Essentially, Wood characterizes the book’s prominent themes not as reoccurring concepts pervasive throughout the narrative, but as a “commentary upon the making of the books”. Further, the book “belongs to a relatively recent genre called “metafiction,” which is to say it is a book about its own writing”, again tying back to this concept of creative magic. “The narrative center lies on a spectrum somewhere between fiction and autobiography’, and constitutes a fictional autobiography”, and “constitutes a fictional autobiography that accounts for itself” (Wood 25-26 &...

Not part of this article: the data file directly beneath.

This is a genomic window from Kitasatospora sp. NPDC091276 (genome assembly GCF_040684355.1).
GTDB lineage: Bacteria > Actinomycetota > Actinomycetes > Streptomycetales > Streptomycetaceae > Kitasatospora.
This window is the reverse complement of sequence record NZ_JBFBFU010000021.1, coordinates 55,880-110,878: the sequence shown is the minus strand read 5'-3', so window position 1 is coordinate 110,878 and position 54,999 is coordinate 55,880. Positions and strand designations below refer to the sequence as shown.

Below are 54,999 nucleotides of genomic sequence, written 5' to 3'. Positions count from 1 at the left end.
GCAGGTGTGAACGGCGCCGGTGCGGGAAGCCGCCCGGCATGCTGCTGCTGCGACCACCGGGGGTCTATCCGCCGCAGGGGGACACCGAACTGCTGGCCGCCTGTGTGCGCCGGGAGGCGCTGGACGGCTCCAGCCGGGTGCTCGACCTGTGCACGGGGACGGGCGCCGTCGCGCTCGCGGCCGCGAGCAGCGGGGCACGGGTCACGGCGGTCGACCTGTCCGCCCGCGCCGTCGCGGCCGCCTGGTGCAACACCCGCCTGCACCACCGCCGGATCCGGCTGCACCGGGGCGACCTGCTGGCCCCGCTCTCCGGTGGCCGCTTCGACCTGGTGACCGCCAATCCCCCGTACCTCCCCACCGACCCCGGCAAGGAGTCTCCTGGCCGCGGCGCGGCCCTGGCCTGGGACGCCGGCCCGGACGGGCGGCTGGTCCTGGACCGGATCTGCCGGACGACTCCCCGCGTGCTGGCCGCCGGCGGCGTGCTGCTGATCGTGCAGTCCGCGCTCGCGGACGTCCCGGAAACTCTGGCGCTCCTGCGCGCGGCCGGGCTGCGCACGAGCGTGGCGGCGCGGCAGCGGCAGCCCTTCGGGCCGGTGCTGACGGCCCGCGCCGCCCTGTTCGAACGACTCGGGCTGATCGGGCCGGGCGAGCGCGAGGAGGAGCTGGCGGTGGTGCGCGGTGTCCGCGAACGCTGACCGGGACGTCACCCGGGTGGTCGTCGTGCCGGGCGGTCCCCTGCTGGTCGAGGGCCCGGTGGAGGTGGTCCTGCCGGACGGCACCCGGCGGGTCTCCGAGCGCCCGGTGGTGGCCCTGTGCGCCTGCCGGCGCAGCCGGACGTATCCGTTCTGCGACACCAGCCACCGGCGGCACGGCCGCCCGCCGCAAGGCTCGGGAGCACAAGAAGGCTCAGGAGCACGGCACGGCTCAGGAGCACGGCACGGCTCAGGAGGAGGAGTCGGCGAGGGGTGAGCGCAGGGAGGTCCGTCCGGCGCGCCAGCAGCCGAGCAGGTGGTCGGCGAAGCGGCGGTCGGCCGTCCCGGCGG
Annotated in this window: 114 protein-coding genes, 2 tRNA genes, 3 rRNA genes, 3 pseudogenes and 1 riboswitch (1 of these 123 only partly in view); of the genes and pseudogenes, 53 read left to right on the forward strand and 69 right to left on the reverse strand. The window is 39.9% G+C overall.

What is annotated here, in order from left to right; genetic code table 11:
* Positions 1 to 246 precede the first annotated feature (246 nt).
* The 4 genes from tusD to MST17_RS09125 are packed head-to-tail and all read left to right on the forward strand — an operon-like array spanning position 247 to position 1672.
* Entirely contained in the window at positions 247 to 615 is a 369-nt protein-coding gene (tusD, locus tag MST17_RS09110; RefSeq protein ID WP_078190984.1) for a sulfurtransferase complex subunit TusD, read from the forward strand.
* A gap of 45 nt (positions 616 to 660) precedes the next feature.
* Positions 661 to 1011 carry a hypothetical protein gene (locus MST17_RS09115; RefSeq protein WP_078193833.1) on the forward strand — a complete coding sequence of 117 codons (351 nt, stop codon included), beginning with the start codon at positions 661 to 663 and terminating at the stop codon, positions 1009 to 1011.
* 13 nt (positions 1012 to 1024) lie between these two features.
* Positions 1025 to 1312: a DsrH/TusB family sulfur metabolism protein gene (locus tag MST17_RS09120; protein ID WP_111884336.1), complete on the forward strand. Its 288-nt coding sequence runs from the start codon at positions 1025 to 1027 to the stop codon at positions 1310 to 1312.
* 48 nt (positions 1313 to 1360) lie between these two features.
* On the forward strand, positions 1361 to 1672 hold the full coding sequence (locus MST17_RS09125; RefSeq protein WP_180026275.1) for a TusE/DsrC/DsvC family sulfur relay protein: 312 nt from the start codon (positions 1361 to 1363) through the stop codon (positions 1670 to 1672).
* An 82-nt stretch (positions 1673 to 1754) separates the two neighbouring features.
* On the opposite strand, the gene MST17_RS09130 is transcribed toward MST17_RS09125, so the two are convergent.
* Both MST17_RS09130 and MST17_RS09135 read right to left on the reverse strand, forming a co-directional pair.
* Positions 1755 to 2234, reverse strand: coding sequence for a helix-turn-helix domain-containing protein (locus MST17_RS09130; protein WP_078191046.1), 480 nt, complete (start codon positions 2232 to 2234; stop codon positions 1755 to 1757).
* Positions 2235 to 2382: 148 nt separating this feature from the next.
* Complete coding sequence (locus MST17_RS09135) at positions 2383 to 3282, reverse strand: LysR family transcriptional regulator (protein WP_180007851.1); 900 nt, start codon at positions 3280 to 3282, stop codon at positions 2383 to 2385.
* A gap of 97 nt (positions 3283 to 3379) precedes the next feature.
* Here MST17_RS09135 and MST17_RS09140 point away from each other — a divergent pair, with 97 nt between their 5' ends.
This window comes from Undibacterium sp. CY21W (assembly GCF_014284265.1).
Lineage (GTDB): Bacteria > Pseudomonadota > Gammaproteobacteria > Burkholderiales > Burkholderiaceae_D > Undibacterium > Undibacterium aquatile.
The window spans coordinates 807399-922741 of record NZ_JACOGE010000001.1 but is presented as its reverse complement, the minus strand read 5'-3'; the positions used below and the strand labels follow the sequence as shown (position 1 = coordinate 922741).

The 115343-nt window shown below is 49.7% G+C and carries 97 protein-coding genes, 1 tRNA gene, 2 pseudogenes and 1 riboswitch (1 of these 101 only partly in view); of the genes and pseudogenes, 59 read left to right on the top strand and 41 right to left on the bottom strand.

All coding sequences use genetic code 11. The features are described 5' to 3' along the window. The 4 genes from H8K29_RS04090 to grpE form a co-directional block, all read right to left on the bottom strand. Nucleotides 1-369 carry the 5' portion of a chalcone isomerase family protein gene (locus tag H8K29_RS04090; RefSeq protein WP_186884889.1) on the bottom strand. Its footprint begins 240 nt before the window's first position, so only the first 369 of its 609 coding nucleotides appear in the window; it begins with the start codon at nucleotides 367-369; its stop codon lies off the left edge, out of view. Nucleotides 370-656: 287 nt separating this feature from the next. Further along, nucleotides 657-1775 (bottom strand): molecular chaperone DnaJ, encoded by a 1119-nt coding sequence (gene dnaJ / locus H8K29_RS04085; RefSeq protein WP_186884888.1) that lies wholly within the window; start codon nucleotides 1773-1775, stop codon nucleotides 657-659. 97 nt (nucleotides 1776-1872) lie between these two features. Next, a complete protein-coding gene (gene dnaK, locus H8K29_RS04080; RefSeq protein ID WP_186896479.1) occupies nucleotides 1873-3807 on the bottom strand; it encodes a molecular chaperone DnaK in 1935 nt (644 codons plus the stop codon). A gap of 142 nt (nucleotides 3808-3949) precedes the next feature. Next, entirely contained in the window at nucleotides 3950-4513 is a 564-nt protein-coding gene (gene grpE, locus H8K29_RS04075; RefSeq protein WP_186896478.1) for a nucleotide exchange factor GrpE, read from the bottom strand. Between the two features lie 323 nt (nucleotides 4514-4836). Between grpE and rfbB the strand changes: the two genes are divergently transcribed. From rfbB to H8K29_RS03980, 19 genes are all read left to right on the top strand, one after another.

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...ce, or a “descent into the underworld”, or “hysteria”, resulting in an ultimate rise to sainthood. Finally, the dullness of life and the societal ideals of the male and female roles are challenged in the transformation of Mrs. Dempster in her respective process of sainthood. Abnormal behavior is looked down upon in rural Ontario; however, this process of “sainthood”, as a theme in the book, seems to assume that and individual rejection of social norms is a fundamental tenant of this transformation. Like Mrs. Dempster, Ramsay experiences a similar transformative trajectory, and the magic of this process is not necessarily magic in the traditional sense of the word, but related to a deeper sense of becoming. The magic manifests itself as a creation, and transformation, seeping out from within the most unlikely of places, namely a rural Ontario village called Deptford.
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